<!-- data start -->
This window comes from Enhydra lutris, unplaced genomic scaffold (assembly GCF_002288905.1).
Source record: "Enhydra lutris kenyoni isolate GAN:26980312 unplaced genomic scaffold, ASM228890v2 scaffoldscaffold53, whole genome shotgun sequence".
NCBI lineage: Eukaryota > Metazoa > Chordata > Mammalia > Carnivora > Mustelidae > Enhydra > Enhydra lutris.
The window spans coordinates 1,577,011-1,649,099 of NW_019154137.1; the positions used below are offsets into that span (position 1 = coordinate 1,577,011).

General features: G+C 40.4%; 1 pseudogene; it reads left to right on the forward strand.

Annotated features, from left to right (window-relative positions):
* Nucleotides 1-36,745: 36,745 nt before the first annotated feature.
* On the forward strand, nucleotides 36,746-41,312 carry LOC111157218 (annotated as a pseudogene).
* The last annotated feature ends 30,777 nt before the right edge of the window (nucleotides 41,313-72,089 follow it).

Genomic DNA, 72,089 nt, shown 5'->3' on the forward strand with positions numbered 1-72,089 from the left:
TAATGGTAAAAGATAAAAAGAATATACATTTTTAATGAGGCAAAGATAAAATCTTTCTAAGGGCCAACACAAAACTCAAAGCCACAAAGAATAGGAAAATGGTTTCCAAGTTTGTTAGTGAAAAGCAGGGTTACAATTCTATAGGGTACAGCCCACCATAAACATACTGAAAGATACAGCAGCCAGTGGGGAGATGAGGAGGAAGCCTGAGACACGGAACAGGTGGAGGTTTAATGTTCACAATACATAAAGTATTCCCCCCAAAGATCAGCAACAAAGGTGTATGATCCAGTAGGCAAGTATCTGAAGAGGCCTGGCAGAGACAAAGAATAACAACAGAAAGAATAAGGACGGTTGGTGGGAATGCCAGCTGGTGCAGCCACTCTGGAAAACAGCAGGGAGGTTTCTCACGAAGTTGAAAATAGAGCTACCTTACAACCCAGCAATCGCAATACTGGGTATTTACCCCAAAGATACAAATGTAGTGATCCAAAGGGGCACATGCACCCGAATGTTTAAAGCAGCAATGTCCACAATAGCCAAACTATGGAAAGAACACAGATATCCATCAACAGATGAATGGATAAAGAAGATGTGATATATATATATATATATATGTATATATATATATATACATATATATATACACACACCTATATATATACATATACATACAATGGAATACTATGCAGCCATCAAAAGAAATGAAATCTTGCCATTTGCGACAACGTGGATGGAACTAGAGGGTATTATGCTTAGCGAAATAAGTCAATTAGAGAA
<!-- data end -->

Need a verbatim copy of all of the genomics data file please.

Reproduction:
This window comes from Enhydra lutris, unplaced genomic scaffold (assembly GCF_002288905.1).
Source record: "Enhydra lutris kenyoni isolate GAN:26980312 unplaced genomic scaffold, ASM228890v2 scaffoldscaffold53, whole genome shotgun sequence".
NCBI lineage: Eukaryota > Metazoa > Chordata > Mammalia > Carnivora > Mustelidae > Enhydra > Enhydra lutris.
The window spans coordinates 1,577,011-1,649,099 of NW_019154137.1; the positions used below are offsets into that span (position 1 = coordinate 1,577,011).

General features: G+C 40.4%; 1 pseudogene; it reads left to right on the forward strand.

Annotated features, from left to right (window-relative positions):
* Nucleotides 1-36,745: 36,745 nt before the first annotated feature.
* On the forward strand, nucleotides 36,746-41,312 carry LOC111157218 (annotated as a pseudogene).
* The last annotated feature ends 30,777 nt before the right edge of the window (nucleotides 41,313-72,089 follow it).

Genomic DNA, 72,089 nt, shown 5'->3' on the forward strand with positions numbered 1-72,089 from the left:
TAATGGTAAAAGATAAAAAGAATATACATTTTTAATGAGGCAAAGATAAAATCTTTCTAAGGGCCAACACAAAACTCAAAGCCACAAAGAATAGGAAAATGGTTTCCAAGTTTGTTAGTGAAAAGCAGGGTTACAATTCTATAGGGTACAGCCCACCATAAACATACTGAAAGATACAGCAGCCAGTGGGGAGATGAGGAGGAAGCCTGAGACACGGAACAGGTGGAGGTTTAATGTTCACAATACATAAAGTATTCCCCCCAAAGATCAGCAACAAAGGTGTATGATCCAGTAGGCAAGTATCTGAAGAGGCCTGGCAGAGACAAAGAATAACAACAGAAAGAATAAGGACGGTTGGTGGGAATGCCAGCTGGTGCAGCCACTCTGGAAAACAGCAGGGAGGTTTCTCACGAAGTTGAAAATAGAGCTACCTTACAACCCAGCAATCGCAATACTGGGTATTTACCCCAAAGATACAAATGTAGTGATCCAAAGGGGCACATGCACCCGAATGTTTAAAGCAGCAATGTCCACAATAGCCAAACTATGGAAAGAACACAGATATCCATCAACAGATGAATGGATAAAGAAGATGTGATATATATATATATATATATGTATATATATATATATACATATATATATACACACACCTATATATATACATATACATACAATGGAATACTATGCAGCCATCAAAAGAAATGAAATCTTGCCATTTGCGACAACGTGGATGGAACTAGAGGGTATTATGCTTAGCGAAATAAGTCAATTAGAGAA